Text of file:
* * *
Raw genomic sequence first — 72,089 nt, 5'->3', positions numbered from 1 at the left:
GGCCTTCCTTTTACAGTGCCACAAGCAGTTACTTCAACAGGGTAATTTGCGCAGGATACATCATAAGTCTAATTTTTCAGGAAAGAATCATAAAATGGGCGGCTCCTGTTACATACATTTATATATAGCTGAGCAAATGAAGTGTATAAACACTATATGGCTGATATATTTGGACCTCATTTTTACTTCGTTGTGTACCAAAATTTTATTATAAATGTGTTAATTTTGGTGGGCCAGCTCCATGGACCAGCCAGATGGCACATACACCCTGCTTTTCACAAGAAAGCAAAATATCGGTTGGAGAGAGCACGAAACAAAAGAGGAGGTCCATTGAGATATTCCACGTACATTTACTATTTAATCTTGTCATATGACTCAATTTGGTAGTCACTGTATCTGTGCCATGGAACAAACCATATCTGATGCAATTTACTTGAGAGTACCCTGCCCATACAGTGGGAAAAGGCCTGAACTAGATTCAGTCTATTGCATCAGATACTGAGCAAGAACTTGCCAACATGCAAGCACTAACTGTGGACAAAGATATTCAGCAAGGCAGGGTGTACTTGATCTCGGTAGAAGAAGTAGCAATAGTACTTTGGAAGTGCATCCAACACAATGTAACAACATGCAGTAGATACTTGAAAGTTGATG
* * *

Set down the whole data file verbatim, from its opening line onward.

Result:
Raw genomic sequence first — 72,089 nt, 5'->3', positions numbered from 1 at the left:
GGCCTTCCTTTTACAGTGCCACAAGCAGTTACTTCAACAGGGTAATTTGCGCAGGATACATCATAAGTCTAATTTTTCAGGAAAGAATCATAAAATGGGCGGCTCCTGTTACATACATTTATATATAGCTGAGCAAATGAAGTGTATAAACACTATATGGCTGATATATTTGGACCTCATTTTTACTTCGTTGTGTACCAAAATTTTATTATAAATGTGTTAATTTTGGTGGGCCAGCTCCATGGACCAGCCAGATGGCACATACACCCTGCTTTTCACAAGAAAGCAAAATATCGGTTGGAGAGAGCACGAAACAAAAGAGGAGGTCCATTGAGATATTCCACGTACATTTACTATTTAATCTTGTCATATGACTCAATTTGGTAGTCACTGTATCTGTGCCATGGAACAAACCATATCTGATGCAATTTACTTGAGAGTACCCTGCCCATACAGTGGGAAAAGGCCTGAACTAGATTCAGTCTATTGCATCAGATACTGAGCAAGAACTTGCCAACATGCAAGCACTAACTGTGGACAAAGATATTCAGCAAGGCAGGGTGTACTTGATCTCGGTAGAAGAAGTAGCAATAGTACTTTGGAAGTGCATCCAACACAATGTAACAACATGCAGTAGATACTTGAAAGTTGATG